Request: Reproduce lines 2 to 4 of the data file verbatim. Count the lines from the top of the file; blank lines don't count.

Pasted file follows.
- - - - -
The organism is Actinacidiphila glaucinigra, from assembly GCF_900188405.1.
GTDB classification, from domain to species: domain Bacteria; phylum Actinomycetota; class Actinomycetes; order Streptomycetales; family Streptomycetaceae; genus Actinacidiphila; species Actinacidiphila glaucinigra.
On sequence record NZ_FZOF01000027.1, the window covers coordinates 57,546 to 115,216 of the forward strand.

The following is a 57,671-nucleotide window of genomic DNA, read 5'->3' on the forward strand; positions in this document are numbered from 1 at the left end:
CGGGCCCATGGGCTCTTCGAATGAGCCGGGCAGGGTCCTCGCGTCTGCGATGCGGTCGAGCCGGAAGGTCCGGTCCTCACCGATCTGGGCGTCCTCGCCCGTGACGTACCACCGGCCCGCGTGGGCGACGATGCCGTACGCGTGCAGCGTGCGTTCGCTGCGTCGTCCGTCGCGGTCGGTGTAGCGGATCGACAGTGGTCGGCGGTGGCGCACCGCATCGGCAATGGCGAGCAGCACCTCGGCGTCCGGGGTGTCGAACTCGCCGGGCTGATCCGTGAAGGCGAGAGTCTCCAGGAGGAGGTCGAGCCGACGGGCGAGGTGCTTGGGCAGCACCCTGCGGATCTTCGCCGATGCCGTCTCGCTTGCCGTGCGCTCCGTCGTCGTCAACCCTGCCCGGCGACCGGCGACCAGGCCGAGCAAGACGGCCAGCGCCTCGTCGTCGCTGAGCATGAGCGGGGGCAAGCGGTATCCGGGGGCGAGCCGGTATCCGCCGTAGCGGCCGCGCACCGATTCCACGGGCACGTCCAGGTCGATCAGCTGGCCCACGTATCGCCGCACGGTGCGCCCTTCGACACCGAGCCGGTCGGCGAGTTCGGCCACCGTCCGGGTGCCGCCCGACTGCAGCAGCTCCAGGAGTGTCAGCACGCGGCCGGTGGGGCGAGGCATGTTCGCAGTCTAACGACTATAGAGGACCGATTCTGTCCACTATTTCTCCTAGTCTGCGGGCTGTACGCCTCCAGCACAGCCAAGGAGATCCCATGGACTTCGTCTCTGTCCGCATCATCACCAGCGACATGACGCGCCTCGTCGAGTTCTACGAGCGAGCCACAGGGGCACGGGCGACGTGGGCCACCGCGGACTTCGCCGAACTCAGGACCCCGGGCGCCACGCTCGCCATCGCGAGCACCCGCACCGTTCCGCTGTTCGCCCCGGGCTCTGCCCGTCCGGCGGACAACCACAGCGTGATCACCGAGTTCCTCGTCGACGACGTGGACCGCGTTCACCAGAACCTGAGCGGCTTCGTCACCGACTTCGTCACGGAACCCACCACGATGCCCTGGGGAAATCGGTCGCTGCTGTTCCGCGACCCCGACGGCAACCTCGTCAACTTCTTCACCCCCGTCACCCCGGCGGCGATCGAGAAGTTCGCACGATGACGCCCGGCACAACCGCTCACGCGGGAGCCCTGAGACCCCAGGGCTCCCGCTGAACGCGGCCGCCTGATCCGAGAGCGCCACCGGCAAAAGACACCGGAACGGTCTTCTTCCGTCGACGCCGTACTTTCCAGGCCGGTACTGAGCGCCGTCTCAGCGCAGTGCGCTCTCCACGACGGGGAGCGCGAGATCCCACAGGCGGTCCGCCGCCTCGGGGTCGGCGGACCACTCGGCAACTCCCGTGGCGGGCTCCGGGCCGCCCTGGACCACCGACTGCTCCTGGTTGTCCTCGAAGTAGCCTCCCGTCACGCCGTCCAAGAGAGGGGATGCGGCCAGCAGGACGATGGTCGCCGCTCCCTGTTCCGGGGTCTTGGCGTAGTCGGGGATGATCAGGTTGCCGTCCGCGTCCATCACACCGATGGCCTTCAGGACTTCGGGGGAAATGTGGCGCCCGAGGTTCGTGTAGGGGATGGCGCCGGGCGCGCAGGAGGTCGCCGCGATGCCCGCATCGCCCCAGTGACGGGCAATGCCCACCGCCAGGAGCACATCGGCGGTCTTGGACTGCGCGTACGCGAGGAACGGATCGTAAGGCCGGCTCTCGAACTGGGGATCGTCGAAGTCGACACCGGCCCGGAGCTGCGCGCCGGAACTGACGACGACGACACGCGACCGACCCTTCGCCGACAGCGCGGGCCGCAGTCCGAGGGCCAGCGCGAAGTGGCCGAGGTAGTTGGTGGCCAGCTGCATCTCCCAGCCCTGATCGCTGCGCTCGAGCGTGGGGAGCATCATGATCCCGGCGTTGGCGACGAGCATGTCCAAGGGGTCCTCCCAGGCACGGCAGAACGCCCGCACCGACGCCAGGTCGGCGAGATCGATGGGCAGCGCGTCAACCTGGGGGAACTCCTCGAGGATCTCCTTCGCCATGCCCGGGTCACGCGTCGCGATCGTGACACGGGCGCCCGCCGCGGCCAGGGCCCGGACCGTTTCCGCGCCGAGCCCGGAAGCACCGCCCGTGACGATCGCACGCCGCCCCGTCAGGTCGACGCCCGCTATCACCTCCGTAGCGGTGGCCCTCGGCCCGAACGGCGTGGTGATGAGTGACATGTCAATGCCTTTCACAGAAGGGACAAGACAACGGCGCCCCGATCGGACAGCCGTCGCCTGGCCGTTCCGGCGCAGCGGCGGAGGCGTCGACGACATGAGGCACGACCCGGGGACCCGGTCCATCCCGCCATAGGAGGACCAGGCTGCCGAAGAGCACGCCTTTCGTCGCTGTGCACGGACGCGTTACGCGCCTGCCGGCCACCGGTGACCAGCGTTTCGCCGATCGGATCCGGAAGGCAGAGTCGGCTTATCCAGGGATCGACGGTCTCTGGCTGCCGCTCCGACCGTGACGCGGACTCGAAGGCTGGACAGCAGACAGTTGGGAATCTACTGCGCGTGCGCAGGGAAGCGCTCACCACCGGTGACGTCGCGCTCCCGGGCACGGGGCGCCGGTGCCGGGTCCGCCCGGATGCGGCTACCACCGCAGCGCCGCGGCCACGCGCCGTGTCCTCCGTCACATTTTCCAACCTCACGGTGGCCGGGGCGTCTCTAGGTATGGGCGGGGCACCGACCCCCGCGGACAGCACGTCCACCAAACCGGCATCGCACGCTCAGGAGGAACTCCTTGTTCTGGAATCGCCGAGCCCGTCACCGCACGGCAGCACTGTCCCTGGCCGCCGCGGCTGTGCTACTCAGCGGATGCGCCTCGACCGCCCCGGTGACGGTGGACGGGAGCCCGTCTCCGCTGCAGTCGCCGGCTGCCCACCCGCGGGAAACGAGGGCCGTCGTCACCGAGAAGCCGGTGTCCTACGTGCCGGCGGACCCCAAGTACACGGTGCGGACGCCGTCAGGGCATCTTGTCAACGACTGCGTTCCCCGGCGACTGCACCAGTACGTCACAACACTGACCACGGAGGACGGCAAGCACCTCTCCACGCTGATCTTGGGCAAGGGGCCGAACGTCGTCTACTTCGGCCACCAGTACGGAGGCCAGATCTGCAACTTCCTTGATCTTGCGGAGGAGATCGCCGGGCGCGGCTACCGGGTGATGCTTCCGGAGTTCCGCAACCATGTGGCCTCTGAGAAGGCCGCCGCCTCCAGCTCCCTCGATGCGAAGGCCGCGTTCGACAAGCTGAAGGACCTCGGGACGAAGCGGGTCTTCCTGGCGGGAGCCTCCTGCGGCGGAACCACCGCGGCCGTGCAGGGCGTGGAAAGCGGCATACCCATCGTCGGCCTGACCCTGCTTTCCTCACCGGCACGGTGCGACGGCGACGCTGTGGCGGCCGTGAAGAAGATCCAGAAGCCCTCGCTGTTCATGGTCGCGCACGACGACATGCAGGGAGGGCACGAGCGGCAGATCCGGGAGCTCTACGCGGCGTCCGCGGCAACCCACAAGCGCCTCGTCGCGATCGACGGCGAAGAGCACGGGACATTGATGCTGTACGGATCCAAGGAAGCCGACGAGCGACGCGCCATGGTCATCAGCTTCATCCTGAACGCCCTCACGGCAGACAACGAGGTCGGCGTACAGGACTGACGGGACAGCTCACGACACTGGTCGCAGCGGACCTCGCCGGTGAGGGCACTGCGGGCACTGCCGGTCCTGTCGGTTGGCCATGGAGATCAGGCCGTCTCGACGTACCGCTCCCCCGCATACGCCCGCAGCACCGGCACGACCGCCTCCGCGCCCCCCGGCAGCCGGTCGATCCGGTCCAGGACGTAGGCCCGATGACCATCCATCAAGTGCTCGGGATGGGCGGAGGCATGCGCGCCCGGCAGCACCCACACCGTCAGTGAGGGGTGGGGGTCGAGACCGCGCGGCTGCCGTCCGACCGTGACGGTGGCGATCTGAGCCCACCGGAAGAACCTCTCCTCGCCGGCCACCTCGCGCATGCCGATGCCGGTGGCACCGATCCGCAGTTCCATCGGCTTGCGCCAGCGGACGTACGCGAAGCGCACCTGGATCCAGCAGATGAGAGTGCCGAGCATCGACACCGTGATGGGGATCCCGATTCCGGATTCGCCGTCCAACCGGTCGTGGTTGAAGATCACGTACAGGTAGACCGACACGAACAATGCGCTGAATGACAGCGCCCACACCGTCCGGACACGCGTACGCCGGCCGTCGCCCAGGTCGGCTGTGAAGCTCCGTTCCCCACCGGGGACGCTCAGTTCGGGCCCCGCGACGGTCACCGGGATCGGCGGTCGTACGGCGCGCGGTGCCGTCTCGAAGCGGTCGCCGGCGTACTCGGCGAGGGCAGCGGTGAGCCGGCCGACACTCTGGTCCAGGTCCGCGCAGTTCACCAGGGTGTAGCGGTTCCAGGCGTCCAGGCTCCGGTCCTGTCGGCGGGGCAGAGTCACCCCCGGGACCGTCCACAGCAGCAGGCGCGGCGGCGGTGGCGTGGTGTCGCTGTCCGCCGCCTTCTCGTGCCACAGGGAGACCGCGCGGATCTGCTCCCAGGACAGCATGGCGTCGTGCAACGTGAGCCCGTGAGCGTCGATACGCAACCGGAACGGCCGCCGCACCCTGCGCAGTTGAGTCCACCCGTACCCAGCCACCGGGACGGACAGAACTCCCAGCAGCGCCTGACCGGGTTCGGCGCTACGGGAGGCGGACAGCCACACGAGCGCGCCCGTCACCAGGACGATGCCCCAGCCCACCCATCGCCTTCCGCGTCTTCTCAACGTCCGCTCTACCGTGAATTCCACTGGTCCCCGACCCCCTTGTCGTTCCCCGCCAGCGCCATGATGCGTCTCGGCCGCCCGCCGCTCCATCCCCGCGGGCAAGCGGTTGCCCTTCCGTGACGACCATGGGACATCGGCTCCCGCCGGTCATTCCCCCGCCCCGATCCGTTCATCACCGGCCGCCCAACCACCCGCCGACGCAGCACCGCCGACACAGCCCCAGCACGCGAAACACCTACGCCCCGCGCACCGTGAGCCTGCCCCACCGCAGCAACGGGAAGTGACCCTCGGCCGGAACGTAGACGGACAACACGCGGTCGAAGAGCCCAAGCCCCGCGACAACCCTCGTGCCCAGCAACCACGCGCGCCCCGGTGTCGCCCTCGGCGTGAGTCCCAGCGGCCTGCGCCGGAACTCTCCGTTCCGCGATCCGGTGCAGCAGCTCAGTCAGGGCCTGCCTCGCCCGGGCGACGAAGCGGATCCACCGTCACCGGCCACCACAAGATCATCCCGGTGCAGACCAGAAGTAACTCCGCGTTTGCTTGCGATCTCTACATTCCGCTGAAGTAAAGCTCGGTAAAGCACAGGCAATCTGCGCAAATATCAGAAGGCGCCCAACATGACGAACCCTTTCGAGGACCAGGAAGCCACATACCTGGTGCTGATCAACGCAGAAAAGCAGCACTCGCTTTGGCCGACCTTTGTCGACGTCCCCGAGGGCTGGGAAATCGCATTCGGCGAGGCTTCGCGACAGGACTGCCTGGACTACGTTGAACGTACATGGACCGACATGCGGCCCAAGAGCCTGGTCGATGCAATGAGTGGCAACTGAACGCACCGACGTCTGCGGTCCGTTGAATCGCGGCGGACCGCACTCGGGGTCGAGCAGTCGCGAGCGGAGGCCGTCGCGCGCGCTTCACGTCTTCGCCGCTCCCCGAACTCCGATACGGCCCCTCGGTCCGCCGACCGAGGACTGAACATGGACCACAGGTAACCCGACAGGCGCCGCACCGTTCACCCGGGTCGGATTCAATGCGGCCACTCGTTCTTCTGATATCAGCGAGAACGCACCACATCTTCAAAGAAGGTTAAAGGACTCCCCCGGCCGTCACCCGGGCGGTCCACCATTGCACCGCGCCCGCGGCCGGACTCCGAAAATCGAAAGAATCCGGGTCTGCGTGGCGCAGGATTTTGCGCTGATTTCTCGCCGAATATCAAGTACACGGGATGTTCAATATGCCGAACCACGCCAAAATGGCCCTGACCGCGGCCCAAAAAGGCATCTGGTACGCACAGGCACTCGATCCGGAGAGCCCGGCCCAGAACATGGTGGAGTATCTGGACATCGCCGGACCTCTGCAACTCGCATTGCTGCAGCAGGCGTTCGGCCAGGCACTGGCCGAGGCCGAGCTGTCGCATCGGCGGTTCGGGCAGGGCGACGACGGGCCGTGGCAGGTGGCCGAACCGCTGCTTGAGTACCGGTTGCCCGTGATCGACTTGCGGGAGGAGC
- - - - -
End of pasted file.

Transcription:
GTDB classification, from domain to species: domain Bacteria; phylum Actinomycetota; class Actinomycetes; order Streptomycetales; family Streptomycetaceae; genus Actinacidiphila; species Actinacidiphila glaucinigra.
On sequence record NZ_FZOF01000027.1, the window covers coordinates 57,546 to 115,216 of the forward strand.

The following is a 57,671-nucleotide window of genomic DNA, read 5'->3' on the forward strand; positions in this document are numbered from 1 at the left end: